Pantsing vs Plotting: A Primer

 

Ah, pantsing vs plotting, the eternal dilemma for a writer!

There are two general ways that most writers write, and it depends on a whole bunch of factors as to which method a writer might choose. But a lot of it does come down to your basic personality. There is a way that just “works” for you.

Pantsing – this is very free-form writing. You start a story, and see where it goes. The writer discovers the story as he/she goes along. This is the type of writing where characters just “show up” and plots happen organically. Why “pantser”? It’s short for “writing by the seat of your pants”.

Plotting – a structured approach. You plan the story and most of the major plot points before you start. The writer has  a very good idea of where the story is going right from the get-go. An outline is a plotter’s best friend.

Now, to be fair, probably most writers will not write entirely as a pantser or a plotter. Most will have elements of both in their writing process. A pantser might have a general idea of where the story is going, and some plot points along the way. But he/she holds those very loosely, and is willing to veer off in a different direction if the story wants to go that way. But force a pantser to outline and he/she might break out in hives. And a plotter might be  open to making some of those course directions as well, but needs the security of having some kind of structure to start with.

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I am definitely a pantser. And I have mixed feelings about that. On the one hand, I absolutely love to be able to dive right in to a story and just start getting the words flowing. I love being surprised by characters and situations. There is something fantastically writerly about the magic of pantsing. And I have found myself utterly amazed by this process a time or two, especially in the writing of my book.

Characters appeared that became integral to the plot, characters I couldn’t have imagined if I hadn’t been following the rabbit trail of “hmm, now what?” And even small details have connected to the larger story in incredible ways.

But there are definitely downsides to this method. First of all, you tend to do a lot more writing than you might have done if you had thought it through to start with. You do tend to write yourself into dead ends at times, and get forced to abandon thousands of words of progress that took you hours to write. This is not the best method for people who like quick results. It is not impossible to be a pantser and to write to deadline. But it gets harder to do that the longer the work you are writing.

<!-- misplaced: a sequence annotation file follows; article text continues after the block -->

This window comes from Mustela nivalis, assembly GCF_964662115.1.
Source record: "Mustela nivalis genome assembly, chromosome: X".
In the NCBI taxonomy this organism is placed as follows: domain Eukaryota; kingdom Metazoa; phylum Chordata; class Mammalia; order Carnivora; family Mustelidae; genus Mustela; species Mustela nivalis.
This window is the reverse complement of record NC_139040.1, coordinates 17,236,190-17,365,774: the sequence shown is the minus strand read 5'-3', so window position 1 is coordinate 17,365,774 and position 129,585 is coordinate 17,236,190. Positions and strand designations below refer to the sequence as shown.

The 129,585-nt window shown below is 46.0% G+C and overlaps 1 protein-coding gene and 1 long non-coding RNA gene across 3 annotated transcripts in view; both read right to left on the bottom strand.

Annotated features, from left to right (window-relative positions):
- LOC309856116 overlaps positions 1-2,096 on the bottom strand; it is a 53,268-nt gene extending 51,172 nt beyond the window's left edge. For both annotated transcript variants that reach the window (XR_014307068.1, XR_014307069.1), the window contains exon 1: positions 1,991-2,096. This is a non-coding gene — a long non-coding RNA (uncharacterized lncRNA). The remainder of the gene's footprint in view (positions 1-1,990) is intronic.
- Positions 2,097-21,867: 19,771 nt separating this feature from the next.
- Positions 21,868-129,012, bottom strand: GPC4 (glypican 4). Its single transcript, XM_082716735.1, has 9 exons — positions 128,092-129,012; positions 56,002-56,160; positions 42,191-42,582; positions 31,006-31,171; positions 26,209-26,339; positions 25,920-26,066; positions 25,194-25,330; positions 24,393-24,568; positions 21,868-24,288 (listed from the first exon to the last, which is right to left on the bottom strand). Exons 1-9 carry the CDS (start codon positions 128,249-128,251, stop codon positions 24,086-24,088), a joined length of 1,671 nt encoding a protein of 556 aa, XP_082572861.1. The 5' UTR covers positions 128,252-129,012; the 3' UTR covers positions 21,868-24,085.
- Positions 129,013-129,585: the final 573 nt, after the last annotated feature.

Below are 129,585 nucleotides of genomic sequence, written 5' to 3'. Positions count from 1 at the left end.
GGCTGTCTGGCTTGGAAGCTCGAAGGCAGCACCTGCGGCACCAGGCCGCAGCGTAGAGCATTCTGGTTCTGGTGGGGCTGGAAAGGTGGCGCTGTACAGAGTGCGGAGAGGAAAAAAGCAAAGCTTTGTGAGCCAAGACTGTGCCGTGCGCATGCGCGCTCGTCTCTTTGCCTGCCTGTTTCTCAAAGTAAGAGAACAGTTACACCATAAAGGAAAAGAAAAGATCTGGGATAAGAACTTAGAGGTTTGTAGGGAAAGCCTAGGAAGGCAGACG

Secondly, my Achilles heel when it comes to writing is endings. Oh, how I struggle with those. And that’s because I have a great idea to start with, and I start running with it. But sooner or later that idea fizzles out, and I just don’t know where to go from there. This is when I wish I was a plotter, and that I had a nice outline with the ending already fixed. Because once you know where you are going, it is so much easier to write towards that end goal.

Thirdly, you have to be careful as a pantser not to wait until inspiration strikes to write. There are lots of times I’ve had no idea of where to go, and have forced myself to keep going. Asking questions like “what is the worst thing that could happen now?” can at least get you going somewhere. Once you have words on the page you can fix it.

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And finally, as a pantser you have to embrace the revision process. Let’s face it – either you spend the time doing the outlining before you start and the writing itself doesn’t take too long, or you spend a lot of time writing and a lot of time revising.